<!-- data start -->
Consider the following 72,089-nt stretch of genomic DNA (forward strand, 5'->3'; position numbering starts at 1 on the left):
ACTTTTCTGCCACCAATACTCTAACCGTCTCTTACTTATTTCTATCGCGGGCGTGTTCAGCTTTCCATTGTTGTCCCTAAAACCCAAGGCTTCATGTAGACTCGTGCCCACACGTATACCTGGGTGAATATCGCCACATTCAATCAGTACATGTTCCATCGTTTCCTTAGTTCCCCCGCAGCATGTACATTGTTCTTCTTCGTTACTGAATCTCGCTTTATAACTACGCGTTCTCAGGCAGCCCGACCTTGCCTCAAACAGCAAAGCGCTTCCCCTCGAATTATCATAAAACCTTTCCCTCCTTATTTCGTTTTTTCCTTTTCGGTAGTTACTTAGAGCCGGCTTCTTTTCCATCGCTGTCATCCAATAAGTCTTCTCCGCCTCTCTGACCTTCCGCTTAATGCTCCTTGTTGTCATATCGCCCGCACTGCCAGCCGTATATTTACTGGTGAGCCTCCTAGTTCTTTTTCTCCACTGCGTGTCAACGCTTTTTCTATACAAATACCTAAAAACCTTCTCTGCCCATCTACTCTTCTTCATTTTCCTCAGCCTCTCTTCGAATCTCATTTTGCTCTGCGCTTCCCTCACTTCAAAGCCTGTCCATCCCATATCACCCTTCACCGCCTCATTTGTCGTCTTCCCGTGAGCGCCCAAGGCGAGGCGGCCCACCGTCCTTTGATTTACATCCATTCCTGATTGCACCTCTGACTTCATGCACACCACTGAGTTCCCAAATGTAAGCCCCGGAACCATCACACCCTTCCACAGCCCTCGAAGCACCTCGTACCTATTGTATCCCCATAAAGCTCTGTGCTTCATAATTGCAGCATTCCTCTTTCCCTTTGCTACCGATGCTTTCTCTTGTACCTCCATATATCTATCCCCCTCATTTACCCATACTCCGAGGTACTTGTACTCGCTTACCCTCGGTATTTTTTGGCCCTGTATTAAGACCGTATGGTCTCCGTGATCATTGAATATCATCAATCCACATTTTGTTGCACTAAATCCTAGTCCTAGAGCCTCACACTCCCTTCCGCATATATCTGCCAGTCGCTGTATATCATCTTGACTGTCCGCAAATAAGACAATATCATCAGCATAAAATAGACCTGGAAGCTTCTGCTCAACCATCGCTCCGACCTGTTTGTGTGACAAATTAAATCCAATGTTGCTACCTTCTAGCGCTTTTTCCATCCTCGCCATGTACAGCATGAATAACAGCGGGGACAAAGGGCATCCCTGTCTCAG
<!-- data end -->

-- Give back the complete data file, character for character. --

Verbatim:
Consider the following 72,089-nt stretch of genomic DNA (forward strand, 5'->3'; position numbering starts at 1 on the left):
ACTTTTCTGCCACCAATACTCTAACCGTCTCTTACTTATTTCTATCGCGGGCGTGTTCAGCTTTCCATTGTTGTCCCTAAAACCCAAGGCTTCATGTAGACTCGTGCCCACACGTATACCTGGGTGAATATCGCCACATTCAATCAGTACATGTTCCATCGTTTCCTTAGTTCCCCCGCAGCATGTACATTGTTCTTCTTCGTTACTGAATCTCGCTTTATAACTACGCGTTCTCAGGCAGCCCGACCTTGCCTCAAACAGCAAAGCGCTTCCCCTCGAATTATCATAAAACCTTTCCCTCCTTATTTCGTTTTTTCCTTTTCGGTAGTTACTTAGAGCCGGCTTCTTTTCCATCGCTGTCATCCAATAAGTCTTCTCCGCCTCTCTGACCTTCCGCTTAATGCTCCTTGTTGTCATATCGCCCGCACTGCCAGCCGTATATTTACTGGTGAGCCTCCTAGTTCTTTTTCTCCACTGCGTGTCAACGCTTTTTCTATACAAATACCTAAAAACCTTCTCTGCCCATCTACTCTTCTTCATTTTCCTCAGCCTCTCTTCGAATCTCATTTTGCTCTGCGCTTCCCTCACTTCAAAGCCTGTCCATCCCATATCACCCTTCACCGCCTCATTTGTCGTCTTCCCGTGAGCGCCCAAGGCGAGGCGGCCCACCGTCCTTTGATTTACATCCATTCCTGATTGCACCTCTGACTTCATGCACACCACTGAGTTCCCAAATGTAAGCCCCGGAACCATCACACCCTTCCACAGCCCTCGAAGCACCTCGTACCTATTGTATCCCCATAAAGCTCTGTGCTTCATAATTGCAGCATTCCTCTTTCCCTTTGCTACCGATGCTTTCTCTTGTACCTCCATATATCTATCCCCCTCATTTACCCATACTCCGAGGTACTTGTACTCGCTTACCCTCGGTATTTTTTGGCCCTGTATTAAGACCGTATGGTCTCCGTGATCATTGAATATCATCAATCCACATTTTGTTGCACTAAATCCTAGTCCTAGAGCCTCACACTCCCTTCCGCATATATCTGCCAGTCGCTGTATATCATCTTGACTGTCCGCAAATAAGACAATATCATCAGCATAAAATAGACCTGGAAGCTTCTGCTCAACCATCGCTCCGACCTGTTTGTGTGACAAATTAAATCCAATGTTGCTACCTTCTAGCGCTTTTTCCATCCTCGCCATGTACAGCATGAATAACAGCGGGGACAAAGGGCATCCCTGTCTCAG